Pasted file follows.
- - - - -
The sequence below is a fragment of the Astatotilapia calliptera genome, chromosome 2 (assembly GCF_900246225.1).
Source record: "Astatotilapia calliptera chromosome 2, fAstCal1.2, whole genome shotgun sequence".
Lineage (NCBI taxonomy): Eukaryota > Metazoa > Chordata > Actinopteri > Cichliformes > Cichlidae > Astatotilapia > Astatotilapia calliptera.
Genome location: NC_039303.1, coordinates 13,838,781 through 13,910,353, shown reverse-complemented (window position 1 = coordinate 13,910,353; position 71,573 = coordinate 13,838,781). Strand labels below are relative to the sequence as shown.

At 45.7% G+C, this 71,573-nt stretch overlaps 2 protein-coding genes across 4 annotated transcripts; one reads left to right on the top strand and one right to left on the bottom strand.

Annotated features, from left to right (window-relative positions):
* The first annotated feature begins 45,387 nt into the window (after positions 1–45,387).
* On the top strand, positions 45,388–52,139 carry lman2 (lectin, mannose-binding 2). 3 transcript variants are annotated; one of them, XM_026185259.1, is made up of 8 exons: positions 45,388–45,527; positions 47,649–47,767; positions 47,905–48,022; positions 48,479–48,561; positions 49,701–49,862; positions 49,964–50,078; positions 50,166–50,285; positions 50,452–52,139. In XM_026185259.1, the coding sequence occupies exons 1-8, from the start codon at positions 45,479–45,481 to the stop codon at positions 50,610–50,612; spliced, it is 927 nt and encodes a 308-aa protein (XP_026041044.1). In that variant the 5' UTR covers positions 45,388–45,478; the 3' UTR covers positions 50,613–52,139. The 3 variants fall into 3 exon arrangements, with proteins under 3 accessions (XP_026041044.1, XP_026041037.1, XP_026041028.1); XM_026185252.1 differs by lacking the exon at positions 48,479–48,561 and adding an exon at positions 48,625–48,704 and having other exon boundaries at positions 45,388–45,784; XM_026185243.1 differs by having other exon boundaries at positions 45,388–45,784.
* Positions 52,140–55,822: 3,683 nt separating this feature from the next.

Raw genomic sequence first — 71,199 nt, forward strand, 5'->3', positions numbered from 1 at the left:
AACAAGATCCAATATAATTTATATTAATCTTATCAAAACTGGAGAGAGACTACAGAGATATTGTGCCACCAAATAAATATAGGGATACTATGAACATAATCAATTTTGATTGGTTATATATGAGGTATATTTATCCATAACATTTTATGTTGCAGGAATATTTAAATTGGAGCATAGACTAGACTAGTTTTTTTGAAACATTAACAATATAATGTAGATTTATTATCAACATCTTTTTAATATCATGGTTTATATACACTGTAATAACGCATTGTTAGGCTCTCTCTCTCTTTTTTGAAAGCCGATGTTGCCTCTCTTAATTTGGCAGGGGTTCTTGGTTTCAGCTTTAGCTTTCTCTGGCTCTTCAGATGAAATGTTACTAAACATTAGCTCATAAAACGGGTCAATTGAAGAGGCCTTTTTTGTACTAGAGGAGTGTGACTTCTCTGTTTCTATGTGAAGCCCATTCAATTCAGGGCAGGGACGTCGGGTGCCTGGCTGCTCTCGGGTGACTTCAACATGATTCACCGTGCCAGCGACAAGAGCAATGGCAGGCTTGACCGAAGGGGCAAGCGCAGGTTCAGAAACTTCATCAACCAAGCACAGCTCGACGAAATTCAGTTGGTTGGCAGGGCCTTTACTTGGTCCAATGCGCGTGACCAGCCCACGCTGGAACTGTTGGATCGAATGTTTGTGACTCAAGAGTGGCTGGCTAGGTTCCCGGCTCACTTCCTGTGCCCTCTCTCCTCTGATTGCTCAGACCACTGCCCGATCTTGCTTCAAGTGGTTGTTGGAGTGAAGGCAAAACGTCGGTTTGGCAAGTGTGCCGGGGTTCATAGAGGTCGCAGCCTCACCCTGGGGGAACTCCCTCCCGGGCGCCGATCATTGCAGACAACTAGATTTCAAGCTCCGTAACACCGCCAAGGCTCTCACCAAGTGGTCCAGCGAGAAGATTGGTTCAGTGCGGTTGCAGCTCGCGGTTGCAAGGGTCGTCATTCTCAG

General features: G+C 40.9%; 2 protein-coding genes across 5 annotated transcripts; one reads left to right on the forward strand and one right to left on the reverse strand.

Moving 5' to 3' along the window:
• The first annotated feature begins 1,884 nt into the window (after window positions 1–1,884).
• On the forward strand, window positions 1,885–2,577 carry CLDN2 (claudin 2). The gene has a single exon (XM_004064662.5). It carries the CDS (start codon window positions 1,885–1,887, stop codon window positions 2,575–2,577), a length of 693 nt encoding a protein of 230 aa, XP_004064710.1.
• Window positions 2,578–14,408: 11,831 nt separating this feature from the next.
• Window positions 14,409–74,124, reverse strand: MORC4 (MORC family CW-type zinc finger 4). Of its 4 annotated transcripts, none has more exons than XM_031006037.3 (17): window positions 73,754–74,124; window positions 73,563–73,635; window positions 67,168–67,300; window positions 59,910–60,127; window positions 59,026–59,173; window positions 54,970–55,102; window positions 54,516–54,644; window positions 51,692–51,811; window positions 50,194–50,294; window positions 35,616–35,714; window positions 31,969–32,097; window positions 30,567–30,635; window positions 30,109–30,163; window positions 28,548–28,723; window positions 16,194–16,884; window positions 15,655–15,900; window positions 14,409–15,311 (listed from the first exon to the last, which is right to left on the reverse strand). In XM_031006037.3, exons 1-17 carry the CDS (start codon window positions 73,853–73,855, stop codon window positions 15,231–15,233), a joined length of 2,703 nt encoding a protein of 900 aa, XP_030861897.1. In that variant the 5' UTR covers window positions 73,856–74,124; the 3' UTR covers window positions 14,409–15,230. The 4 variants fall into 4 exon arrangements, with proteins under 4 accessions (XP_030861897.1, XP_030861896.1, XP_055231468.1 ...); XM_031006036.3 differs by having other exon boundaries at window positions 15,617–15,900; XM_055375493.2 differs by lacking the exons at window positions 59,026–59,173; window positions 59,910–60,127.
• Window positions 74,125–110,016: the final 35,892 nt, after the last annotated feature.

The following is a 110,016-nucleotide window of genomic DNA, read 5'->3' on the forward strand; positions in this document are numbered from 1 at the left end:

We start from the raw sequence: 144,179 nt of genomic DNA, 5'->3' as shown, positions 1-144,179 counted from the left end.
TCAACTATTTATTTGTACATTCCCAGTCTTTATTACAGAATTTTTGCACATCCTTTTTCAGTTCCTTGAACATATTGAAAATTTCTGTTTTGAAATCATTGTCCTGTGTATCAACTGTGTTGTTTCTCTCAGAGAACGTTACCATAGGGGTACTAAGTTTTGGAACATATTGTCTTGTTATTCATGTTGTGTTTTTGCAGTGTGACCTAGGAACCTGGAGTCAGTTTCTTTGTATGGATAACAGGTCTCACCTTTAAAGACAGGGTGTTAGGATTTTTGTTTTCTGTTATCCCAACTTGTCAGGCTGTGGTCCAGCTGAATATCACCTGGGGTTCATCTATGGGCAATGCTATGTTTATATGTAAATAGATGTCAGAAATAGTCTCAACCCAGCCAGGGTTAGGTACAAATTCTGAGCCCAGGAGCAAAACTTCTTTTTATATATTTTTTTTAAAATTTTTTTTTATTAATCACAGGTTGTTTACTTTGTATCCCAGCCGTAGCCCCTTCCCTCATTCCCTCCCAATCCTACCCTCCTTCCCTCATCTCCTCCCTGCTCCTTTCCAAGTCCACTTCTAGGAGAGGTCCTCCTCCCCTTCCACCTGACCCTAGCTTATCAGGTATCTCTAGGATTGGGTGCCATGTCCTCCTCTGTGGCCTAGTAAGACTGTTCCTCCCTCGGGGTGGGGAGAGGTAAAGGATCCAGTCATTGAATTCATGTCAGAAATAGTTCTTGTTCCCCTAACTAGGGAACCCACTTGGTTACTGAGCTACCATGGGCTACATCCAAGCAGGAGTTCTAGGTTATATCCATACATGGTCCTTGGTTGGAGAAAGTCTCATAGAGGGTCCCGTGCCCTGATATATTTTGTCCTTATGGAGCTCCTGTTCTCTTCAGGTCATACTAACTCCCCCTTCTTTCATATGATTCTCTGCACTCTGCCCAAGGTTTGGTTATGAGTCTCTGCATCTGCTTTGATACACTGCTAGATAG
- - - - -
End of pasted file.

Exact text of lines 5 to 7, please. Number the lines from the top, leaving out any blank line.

At 45.7% G+C, this 71,573-nt stretch overlaps 2 protein-coding genes across 4 annotated transcripts; one reads left to right on the top strand and one right to left on the bottom strand.

Annotated features, from left to right (window-relative positions):
* The first annotated feature begins 45,387 nt into the window (after positions 1–45,387).